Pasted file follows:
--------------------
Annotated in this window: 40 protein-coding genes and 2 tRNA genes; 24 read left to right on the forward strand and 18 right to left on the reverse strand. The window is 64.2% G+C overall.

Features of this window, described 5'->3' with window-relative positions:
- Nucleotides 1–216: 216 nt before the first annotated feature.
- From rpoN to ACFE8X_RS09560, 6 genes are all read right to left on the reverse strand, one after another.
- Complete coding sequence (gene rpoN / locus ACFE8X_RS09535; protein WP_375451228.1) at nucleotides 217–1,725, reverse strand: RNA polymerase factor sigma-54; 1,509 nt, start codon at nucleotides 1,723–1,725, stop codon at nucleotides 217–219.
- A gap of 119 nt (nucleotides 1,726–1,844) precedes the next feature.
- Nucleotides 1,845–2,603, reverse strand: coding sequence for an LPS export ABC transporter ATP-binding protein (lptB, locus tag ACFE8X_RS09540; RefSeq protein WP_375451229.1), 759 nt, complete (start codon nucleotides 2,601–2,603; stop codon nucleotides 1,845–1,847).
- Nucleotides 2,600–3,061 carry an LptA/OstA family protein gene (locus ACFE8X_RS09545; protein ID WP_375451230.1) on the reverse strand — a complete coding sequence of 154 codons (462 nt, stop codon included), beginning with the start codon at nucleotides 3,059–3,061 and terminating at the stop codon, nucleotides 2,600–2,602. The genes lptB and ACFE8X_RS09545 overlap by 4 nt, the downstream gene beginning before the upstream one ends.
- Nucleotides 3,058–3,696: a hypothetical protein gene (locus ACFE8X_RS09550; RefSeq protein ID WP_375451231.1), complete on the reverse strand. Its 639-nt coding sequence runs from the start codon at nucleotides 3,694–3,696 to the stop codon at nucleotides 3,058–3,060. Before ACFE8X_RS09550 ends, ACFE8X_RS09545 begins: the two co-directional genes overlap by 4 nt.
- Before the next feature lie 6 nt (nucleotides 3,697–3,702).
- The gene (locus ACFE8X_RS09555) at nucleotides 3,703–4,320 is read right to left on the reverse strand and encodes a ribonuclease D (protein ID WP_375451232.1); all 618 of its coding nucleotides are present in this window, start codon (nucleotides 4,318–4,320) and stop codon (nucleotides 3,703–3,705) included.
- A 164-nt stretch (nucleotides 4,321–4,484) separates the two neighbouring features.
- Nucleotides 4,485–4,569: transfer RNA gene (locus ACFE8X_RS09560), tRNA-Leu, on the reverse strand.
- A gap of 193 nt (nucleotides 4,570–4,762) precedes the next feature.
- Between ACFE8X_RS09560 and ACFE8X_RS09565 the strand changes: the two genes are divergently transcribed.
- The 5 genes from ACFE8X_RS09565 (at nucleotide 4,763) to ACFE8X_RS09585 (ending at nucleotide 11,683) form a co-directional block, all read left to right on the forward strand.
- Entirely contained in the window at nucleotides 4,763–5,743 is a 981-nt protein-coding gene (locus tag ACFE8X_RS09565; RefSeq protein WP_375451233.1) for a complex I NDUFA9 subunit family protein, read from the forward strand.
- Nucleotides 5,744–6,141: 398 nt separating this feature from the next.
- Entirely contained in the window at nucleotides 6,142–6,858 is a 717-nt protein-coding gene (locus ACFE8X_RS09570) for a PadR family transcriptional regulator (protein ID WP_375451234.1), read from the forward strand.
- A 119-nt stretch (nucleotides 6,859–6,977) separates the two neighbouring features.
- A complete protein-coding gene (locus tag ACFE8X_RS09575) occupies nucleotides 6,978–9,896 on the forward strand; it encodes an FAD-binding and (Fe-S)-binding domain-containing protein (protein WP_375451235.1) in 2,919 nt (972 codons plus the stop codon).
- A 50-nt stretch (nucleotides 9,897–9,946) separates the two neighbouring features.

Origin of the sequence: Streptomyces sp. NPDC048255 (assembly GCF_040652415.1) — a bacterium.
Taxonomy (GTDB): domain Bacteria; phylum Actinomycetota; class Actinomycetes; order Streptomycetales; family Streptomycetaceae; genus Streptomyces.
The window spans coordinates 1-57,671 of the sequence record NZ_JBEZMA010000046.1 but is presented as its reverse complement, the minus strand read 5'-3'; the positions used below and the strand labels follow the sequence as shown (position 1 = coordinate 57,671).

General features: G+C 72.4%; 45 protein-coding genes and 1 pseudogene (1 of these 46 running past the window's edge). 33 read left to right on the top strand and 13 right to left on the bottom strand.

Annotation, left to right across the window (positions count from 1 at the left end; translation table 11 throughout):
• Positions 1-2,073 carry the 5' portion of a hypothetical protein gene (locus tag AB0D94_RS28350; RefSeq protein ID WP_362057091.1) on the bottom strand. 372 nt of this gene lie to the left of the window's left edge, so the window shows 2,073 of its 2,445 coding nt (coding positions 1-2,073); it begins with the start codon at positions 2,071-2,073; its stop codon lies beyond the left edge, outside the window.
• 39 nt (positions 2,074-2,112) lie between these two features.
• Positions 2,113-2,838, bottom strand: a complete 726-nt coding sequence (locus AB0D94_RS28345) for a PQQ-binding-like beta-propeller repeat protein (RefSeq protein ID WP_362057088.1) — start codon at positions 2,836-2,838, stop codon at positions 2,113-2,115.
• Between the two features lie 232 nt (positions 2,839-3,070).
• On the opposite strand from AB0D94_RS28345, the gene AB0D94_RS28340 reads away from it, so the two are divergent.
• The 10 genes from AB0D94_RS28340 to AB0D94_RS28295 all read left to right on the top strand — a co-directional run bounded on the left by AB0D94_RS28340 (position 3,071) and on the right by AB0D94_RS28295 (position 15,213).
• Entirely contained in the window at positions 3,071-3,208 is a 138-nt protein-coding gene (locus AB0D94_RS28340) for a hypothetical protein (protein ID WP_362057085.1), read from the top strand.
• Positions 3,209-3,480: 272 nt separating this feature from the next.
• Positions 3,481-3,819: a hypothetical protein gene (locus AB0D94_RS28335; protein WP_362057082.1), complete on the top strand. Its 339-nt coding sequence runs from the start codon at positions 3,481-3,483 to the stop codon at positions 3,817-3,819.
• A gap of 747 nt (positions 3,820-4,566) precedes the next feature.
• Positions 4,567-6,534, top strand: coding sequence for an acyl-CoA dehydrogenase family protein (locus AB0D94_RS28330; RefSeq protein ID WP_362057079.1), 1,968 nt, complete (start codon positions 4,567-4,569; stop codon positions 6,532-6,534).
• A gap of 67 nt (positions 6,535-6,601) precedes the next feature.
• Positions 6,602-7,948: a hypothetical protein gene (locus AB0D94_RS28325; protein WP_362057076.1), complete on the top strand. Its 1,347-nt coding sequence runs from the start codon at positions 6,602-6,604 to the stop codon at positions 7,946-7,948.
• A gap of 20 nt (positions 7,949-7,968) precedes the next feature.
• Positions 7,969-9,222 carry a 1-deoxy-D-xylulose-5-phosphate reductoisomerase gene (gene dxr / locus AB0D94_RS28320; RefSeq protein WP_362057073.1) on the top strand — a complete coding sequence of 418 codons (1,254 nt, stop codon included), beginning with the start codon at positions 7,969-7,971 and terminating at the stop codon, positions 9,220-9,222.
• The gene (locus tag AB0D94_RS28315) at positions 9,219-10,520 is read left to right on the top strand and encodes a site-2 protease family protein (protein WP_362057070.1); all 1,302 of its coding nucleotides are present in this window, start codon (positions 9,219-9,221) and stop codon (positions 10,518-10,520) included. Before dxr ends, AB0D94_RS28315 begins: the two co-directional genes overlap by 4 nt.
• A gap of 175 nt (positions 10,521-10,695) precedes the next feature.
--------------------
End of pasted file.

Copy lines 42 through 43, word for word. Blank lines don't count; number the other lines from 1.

• Positions 7,969-9,222 carry a 1-deoxy-D-xylulose-5-phosphate reductoisomerase gene (gene dxr / locus AB0D94_RS28320; RefSeq protein WP_362057073.1) on the top strand — a complete coding sequence of 418 codons (1,254 nt, stop codon included), beginning with the start codon at positions 7,969-7,971 and terminating at the stop codon, positions 9,220-9,222.
• The gene (locus tag AB0D94_RS28315) at positions 9,219-10,520 is read left to right on the top strand and encodes a site-2 protease family protein (protein WP_362057070.1); all 1,302 of its coding nucleotides are present in this window, start codon (positions 9,219-9,221) and stop codon (positions 10,518-10,520) included. Before dxr ends, AB0D94_RS28315 begins: the two co-directional genes overlap by 4 nt.